But I get raises based on the contract the union negotiates even if I’m not a member. Before you get too excited, that means I’ve gotten 3 raises in the last six years which totaled just over $2000, less than 10% of my yearly salary, and I got half of that after the first year, which was before the housing crash. This is an indication of just how little power our union actually has. During the last bargaining session, the union and the university went through non-binding arbitration, and the union won its case. However, because the arbitration was non-binding (a condition imposed by the state legislature), we received exactly what the university had offered from the start.

It sounds like the union is pretty ineffective, so why am I a member? The biggest reason is that the situation would be a lot worse without one. Without the union representing us, even tenured faculty members would lose much of their employment security. The state has already tried to summarily dismiss tenured faculty at this university in the recent past, and were only stopped because it was a violation of the CBA. Without it, the university would have a much freer hand to dismiss faculty with or without cause. That alone makes its presence important.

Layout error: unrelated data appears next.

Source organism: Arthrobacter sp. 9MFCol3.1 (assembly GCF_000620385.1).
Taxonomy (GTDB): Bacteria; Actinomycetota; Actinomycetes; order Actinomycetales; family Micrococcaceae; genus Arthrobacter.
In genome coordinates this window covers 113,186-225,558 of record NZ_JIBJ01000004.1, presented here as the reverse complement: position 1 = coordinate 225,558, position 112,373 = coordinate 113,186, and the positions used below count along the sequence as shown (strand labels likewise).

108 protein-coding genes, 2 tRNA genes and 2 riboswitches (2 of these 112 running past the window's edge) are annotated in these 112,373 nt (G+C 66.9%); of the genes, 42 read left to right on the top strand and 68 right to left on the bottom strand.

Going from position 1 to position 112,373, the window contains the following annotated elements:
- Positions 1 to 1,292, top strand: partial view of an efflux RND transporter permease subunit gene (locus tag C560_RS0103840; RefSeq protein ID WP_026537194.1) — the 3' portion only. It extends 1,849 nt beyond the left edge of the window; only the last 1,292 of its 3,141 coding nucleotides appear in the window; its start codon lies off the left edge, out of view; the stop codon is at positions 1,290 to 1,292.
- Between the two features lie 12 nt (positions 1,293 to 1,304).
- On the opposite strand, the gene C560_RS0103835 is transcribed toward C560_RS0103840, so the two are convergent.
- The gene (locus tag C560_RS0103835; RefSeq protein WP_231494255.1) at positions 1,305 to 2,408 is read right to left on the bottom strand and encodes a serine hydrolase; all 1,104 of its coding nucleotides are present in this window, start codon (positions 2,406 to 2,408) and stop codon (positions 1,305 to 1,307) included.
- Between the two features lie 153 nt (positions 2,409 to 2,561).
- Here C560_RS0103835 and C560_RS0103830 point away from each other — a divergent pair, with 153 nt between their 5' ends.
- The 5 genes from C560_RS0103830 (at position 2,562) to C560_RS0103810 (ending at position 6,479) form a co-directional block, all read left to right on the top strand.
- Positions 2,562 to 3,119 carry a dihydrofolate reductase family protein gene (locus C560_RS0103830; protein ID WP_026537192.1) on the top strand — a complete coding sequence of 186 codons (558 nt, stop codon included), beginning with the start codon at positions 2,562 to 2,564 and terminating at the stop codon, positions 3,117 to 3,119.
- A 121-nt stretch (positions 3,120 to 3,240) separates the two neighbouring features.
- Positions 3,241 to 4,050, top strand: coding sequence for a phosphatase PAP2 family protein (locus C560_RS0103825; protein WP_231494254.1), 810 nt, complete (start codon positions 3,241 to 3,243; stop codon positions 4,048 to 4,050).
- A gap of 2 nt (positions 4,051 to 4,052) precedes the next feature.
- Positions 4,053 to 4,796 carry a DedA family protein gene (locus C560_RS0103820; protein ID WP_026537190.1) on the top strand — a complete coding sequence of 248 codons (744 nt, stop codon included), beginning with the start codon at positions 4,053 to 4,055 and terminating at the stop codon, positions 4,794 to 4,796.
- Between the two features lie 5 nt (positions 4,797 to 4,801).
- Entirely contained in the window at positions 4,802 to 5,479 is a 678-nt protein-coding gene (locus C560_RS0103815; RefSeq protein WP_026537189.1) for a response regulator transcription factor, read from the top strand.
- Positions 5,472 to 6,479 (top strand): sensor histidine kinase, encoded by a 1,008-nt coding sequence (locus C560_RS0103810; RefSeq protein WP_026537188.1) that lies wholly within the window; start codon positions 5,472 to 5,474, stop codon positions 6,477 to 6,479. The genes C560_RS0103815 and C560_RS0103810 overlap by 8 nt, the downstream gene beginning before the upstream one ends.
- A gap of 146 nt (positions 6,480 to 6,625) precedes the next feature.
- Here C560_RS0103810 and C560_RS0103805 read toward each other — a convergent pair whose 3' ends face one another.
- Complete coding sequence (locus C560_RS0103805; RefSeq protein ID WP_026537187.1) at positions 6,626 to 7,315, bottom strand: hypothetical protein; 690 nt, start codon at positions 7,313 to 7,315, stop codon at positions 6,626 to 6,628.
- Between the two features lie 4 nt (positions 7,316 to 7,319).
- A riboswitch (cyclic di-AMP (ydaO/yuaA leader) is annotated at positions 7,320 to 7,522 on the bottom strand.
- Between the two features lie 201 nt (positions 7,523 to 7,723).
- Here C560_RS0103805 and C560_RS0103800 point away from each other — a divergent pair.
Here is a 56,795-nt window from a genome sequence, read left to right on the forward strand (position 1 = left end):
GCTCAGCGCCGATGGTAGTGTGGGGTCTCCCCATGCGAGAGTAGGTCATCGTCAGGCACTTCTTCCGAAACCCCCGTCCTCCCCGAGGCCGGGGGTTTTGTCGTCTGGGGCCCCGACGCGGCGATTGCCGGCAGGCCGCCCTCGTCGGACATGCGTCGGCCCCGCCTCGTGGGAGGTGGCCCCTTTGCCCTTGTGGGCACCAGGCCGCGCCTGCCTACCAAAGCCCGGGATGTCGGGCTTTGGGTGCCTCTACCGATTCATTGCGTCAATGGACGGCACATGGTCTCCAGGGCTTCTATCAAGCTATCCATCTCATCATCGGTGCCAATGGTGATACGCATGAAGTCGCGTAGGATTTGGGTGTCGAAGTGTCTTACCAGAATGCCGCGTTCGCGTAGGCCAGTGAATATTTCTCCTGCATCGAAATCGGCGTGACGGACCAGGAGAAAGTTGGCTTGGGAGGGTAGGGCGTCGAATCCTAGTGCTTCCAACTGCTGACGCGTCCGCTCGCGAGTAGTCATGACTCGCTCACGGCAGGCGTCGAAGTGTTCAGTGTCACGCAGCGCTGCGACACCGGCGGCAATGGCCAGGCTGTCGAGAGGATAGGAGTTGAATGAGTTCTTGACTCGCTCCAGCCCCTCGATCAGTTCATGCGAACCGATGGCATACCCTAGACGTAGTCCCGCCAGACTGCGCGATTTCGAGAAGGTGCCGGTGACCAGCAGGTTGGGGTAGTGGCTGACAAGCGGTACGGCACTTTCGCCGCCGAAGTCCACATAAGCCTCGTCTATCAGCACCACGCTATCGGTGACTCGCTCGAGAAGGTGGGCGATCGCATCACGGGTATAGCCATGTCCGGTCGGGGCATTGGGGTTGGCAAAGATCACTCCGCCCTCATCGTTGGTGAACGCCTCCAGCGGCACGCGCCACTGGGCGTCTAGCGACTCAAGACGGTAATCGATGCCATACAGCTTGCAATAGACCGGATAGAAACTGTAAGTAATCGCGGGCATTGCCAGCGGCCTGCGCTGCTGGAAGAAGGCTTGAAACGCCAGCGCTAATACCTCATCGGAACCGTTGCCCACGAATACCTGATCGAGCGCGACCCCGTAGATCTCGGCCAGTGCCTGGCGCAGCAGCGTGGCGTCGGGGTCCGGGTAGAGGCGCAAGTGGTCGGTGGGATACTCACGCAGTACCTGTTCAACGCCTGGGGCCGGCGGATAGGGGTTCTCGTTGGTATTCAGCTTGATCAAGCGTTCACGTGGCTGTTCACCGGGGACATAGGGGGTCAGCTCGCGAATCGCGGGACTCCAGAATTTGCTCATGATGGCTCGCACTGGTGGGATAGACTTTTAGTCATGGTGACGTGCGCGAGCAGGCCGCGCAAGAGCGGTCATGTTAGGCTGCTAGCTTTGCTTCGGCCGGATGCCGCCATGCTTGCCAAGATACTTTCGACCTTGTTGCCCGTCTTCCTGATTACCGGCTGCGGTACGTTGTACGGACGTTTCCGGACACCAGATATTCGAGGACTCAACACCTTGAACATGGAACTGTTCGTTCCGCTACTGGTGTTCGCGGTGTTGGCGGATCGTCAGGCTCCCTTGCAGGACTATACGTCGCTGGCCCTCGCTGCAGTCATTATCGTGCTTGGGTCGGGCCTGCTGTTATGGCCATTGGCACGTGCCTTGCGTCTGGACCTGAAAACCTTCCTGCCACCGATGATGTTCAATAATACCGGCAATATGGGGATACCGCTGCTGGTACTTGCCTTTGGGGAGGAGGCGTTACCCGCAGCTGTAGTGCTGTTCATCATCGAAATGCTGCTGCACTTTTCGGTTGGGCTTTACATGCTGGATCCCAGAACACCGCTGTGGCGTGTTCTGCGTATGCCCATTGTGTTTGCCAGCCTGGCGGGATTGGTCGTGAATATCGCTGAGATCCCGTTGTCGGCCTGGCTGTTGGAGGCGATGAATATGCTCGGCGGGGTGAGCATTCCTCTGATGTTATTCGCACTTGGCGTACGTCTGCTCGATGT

The union is also important because people at my position are covered by the CBA, which means that on those rare occasions that faculty get raises, we get them too, and the policies covering health benefits, retirement, summer pay and the like cover us as well. If the state could get away with denying us retirement benefits or significantly changing them, for example, they would, because it’s an expense to them.

And if the state can get the UFF decertified, I have no doubt that’s what they’ll do. I already earn less than the national median for my job–about $7500 a year less, as a matter of fact–and that divide would almost certainly widen. Pay for teaching summer classes would drop from being a percentage of our annual contract to being what they pay adjuncts, which means fewer teachers would teach those classes and educational quality would suffer. It’s even possible that my teaching load would go up to five classes a term with no resultant increase in pay. These are all things that have been openly discussed as possibilities because of budget cuts, and they have been tossed aside because of the CBA and the union.